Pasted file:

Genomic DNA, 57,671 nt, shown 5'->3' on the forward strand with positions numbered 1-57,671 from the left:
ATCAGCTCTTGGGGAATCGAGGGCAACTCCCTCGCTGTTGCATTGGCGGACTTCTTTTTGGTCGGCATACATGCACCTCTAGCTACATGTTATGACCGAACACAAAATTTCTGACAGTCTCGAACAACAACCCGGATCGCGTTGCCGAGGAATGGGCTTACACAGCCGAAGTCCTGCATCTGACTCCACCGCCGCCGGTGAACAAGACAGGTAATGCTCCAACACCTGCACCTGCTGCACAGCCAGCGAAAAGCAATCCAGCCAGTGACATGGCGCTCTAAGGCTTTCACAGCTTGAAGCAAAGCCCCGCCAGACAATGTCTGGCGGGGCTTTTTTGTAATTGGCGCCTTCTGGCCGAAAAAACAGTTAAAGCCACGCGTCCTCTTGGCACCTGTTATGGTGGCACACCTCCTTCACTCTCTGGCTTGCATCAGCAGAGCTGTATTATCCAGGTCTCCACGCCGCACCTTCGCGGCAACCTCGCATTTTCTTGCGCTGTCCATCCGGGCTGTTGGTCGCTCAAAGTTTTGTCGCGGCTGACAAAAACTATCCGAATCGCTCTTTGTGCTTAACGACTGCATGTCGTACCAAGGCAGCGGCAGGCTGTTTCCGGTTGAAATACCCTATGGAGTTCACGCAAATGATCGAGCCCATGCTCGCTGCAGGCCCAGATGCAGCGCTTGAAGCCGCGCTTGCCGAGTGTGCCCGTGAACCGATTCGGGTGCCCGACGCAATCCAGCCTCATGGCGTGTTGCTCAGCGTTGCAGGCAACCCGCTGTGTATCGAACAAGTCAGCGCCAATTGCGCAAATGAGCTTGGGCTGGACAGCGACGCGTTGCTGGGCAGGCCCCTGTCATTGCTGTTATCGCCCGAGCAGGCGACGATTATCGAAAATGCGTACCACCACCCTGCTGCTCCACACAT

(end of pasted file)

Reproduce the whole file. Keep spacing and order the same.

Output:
Genomic DNA, 57,671 nt, shown 5'->3' on the forward strand with positions numbered 1-57,671 from the left:
ATCAGCTCTTGGGGAATCGAGGGCAACTCCCTCGCTGTTGCATTGGCGGACTTCTTTTTGGTCGGCATACATGCACCTCTAGCTACATGTTATGACCGAACACAAAATTTCTGACAGTCTCGAACAACAACCCGGATCGCGTTGCCGAGGAATGGGCTTACACAGCCGAAGTCCTGCATCTGACTCCACCGCCGCCGGTGAACAAGACAGGTAATGCTCCAACACCTGCACCTGCTGCACAGCCAGCGAAAAGCAATCCAGCCAGTGACATGGCGCTCTAAGGCTTTCACAGCTTGAAGCAAAGCCCCGCCAGACAATGTCTGGCGGGGCTTTTTTGTAATTGGCGCCTTCTGGCCGAAAAAACAGTTAAAGCCACGCGTCCTCTTGGCACCTGTTATGGTGGCACACCTCCTTCACTCTCTGGCTTGCATCAGCAGAGCTGTATTATCCAGGTCTCCACGCCGCACCTTCGCGGCAACCTCGCATTTTCTTGCGCTGTCCATCCGGGCTGTTGGTCGCTCAAAGTTTTGTCGCGGCTGACAAAAACTATCCGAATCGCTCTTTGTGCTTAACGACTGCATGTCGTACCAAGGCAGCGGCAGGCTGTTTCCGGTTGAAATACCCTATGGAGTTCACGCAAATGATCGAGCCCATGCTCGCTGCAGGCCCAGATGCAGCGCTTGAAGCCGCGCTTGCCGAGTGTGCCCGTGAACCGATTCGGGTGCCCGACGCAATCCAGCCTCATGGCGTGTTGCTCAGCGTTGCAGGCAACCCGCTGTGTATCGAACAAGTCAGCGCCAATTGCGCAAATGAGCTTGGGCTGGACAGCGACGCGTTGCTGGGCAGGCCCCTGTCATTGCTGTTATCGCCCGAGCAGGCGACGATTATCGAAAATGCGTACCACCACCCTGCTGCTCCACACAT